Postby BeO » Mon Jul 09, 2018 7:25 pm

Thank you!
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Re: Embedded color profile for L.Type prints

Postby BeO » Wed Jul 11, 2018 8:36 pm

ben_US wrote:I can say it's always a good idea to soft proof on a recently-calibrated monitor with the printer profile.


I still have a question which I cannot find a word in any documentation, blog or elsewhere. The question is, if I want to soft-proof an image in C1 with the printer profile provided by the printing service (just as an example "Lumejet S200 HDX Premium Glossy (1706)M1.icc", which I installed in Win7), which setting/mode/color space should I select on my monitor?

I have an Eizo CS240 which supports 99% Adobe RGB (but also sRGB of course) and each monitor is factory calibrated. I assume an additional user side calibration with a colorimeter would adjust subtle tones (I might do this in the future) but I see HUGE differences when switching from sRGB to AdobeRGB on the monitor itself (by pressing a monitor button and select the color space).

So, soft-proofing in C1 with printer profile, which color space to select on my monitor? Does it make sense at all to soft-proof without going to the user side calibration? (I would assume yes if the monitor is in a good factory calibration state)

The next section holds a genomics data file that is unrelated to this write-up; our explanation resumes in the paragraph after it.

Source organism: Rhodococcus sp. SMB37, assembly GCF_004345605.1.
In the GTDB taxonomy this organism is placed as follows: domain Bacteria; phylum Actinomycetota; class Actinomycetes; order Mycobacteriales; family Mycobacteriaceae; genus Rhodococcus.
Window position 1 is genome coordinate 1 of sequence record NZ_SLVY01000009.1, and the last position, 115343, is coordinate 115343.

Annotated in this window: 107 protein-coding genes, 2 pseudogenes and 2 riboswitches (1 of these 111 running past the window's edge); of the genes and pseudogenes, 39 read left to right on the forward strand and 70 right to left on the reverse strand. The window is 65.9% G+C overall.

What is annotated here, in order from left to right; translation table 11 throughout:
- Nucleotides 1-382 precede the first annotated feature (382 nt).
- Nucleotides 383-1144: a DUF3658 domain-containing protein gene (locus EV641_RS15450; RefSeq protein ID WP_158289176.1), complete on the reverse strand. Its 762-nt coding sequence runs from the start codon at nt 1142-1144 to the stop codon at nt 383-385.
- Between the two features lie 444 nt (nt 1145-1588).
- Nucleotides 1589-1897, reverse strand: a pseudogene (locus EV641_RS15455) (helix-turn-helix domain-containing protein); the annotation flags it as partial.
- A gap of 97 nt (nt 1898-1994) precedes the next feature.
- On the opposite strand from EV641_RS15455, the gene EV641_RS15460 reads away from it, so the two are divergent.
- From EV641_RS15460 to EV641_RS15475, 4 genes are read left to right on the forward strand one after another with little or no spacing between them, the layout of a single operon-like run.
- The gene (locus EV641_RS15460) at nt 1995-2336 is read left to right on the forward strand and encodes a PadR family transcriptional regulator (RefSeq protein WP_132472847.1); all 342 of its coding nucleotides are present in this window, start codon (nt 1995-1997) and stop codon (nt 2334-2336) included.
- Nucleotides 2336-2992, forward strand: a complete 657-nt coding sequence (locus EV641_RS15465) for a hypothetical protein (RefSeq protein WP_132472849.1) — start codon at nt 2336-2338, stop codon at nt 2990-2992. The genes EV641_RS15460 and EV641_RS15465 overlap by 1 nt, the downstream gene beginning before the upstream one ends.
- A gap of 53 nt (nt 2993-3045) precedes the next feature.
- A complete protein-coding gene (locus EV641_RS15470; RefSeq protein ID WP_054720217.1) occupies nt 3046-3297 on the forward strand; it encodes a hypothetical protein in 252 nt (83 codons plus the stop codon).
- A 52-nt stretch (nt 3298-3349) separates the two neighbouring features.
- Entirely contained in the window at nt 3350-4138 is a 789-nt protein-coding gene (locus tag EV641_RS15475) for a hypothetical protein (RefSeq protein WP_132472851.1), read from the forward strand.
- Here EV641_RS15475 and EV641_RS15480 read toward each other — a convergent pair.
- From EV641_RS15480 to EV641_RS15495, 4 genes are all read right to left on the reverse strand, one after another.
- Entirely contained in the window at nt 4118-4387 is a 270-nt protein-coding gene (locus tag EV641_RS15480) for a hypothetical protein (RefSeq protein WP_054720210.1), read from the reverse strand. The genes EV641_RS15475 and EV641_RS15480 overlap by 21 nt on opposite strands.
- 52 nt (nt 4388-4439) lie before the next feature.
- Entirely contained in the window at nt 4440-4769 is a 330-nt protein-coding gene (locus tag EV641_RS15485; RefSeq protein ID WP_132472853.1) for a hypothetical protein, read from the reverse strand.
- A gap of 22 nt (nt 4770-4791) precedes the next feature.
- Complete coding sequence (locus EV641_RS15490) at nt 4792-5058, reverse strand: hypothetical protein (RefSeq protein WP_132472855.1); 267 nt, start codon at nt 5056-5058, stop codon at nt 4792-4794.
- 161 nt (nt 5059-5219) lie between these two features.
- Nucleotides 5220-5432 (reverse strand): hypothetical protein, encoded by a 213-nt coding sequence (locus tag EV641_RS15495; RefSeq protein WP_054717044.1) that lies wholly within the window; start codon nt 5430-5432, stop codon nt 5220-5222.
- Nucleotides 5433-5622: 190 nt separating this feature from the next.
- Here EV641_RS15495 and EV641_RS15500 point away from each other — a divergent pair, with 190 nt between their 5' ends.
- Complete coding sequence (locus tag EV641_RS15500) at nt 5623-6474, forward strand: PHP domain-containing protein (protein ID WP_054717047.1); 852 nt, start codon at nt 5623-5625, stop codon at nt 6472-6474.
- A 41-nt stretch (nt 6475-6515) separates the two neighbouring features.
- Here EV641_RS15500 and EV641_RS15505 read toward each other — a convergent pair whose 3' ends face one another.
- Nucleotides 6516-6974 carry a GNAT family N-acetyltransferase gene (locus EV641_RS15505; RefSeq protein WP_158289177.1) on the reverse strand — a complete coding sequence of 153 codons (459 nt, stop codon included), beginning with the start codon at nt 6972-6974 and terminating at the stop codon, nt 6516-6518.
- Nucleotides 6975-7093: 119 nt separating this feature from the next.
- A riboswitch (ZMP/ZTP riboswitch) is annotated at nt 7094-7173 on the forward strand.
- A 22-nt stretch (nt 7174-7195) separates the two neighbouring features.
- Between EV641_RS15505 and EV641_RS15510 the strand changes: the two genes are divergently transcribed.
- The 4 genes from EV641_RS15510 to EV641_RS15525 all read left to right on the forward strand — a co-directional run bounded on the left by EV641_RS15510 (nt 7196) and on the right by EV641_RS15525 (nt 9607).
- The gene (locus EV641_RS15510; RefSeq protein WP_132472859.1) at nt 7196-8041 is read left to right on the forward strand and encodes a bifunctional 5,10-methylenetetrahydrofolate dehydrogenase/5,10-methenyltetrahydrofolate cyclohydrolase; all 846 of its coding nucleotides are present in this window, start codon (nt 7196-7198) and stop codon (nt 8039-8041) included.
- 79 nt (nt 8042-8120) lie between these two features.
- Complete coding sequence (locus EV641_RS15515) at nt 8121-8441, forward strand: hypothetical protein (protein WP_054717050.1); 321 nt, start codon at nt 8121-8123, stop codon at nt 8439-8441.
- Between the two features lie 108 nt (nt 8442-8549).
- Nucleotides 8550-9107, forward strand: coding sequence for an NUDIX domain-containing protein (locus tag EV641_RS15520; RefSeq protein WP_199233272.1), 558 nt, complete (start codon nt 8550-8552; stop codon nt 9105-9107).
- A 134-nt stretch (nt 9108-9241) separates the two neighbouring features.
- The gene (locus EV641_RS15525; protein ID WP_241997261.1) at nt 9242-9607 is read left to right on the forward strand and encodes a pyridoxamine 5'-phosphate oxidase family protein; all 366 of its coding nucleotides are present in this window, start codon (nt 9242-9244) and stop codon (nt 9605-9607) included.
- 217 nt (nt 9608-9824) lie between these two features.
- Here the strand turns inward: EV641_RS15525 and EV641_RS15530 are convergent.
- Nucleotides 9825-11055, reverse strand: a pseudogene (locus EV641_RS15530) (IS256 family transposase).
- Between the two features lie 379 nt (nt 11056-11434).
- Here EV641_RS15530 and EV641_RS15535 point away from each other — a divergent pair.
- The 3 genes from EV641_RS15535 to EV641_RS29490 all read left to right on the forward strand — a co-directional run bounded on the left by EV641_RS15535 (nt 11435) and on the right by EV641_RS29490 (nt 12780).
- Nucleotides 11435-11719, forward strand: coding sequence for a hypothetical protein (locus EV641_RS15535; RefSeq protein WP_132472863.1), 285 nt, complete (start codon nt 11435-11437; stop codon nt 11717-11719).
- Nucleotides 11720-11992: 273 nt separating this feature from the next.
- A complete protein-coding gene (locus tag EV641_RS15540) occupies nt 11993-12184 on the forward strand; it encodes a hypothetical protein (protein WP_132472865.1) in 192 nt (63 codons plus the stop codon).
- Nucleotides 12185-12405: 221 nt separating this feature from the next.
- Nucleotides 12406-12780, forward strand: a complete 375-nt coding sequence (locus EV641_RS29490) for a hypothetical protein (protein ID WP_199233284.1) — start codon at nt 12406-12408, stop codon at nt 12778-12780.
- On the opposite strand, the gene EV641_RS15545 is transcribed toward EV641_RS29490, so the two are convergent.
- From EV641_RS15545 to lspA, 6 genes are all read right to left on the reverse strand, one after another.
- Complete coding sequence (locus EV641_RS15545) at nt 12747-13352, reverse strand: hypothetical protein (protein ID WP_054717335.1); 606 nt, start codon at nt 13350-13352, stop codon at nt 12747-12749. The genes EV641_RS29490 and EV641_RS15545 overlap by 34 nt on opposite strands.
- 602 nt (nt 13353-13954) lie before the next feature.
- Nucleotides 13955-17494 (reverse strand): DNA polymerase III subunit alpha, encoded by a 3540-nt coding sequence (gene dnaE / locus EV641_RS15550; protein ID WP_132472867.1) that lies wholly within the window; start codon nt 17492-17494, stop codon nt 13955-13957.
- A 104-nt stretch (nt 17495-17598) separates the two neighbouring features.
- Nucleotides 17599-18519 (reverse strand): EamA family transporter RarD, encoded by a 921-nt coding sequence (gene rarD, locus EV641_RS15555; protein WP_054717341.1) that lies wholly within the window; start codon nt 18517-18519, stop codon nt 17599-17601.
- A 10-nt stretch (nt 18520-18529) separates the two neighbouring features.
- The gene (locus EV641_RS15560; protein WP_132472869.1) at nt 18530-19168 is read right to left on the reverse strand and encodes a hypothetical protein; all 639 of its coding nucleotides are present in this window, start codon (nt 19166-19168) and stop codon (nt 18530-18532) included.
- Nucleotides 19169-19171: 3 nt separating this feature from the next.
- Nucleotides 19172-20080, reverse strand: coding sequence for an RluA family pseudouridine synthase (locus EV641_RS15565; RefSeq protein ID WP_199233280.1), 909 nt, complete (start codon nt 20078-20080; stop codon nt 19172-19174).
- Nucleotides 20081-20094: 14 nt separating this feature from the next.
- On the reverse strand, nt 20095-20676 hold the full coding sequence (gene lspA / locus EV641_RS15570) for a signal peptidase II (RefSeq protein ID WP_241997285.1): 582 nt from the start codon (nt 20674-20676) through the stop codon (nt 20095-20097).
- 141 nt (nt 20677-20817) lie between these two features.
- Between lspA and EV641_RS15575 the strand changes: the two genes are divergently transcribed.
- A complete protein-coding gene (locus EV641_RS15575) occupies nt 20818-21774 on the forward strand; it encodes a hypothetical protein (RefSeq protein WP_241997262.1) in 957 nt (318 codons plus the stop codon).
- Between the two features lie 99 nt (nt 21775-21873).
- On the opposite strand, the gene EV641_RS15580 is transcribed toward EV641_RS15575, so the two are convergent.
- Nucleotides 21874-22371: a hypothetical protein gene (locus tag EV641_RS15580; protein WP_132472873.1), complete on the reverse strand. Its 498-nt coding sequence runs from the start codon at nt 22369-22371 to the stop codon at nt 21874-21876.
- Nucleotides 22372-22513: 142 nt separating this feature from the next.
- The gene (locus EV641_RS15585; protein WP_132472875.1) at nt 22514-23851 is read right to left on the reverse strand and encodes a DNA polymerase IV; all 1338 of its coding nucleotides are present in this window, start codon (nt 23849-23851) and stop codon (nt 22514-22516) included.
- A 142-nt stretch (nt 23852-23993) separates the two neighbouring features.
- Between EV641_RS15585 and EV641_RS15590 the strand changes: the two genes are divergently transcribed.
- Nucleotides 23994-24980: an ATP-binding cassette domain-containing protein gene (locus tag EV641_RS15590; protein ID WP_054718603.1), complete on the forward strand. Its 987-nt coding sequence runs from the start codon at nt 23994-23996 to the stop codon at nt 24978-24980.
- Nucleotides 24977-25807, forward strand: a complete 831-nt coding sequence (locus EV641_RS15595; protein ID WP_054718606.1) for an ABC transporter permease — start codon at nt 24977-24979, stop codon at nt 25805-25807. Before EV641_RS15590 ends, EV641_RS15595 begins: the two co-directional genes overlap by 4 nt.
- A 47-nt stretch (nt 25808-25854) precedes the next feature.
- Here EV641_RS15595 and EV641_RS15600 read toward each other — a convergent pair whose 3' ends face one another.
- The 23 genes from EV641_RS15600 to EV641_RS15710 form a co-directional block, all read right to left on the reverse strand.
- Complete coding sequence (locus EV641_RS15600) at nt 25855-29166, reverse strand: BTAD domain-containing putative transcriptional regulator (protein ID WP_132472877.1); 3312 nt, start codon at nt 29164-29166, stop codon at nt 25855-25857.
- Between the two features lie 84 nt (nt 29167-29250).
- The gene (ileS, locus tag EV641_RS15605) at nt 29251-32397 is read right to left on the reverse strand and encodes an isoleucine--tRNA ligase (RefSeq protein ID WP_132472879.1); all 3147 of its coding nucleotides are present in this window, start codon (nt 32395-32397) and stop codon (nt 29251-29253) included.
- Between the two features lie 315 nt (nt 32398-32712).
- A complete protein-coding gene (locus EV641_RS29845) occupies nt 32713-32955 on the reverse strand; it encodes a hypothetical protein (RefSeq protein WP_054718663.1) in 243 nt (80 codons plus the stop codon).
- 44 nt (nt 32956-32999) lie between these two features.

Thanks in advance,
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Re: Embedded color profile for L.Type prints

Postby ben_US » Thu Jul 12, 2018 3:37 pm

BeO wrote:
ben_US wrote:I can say it's always a good idea to soft proof on a recently-calibrated monitor with the printer profile.

So, soft-proofing in C1 with printer profile, which color space to select on my monitor? Does it make sense at all to soft-proof without going to the user side calibration? (I would assume yes if the monitor is in a good factory calibration state)

Thanks in advance,
BeO


The widest possible, in this case Adobe 1998. That being said, if you're going to soft proof, it's best to have as much per-unit calibration as possible. Personally I wouldn't recommend trusting a factory calibration as it doesn't take into account the considerations external to the display's panel. This, of course, is a whole other can of worms. If you have the means, profile your monitor.
Please make a support case for Technical Support with Capture One software:
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Re: Embedded color profile for L.Type prints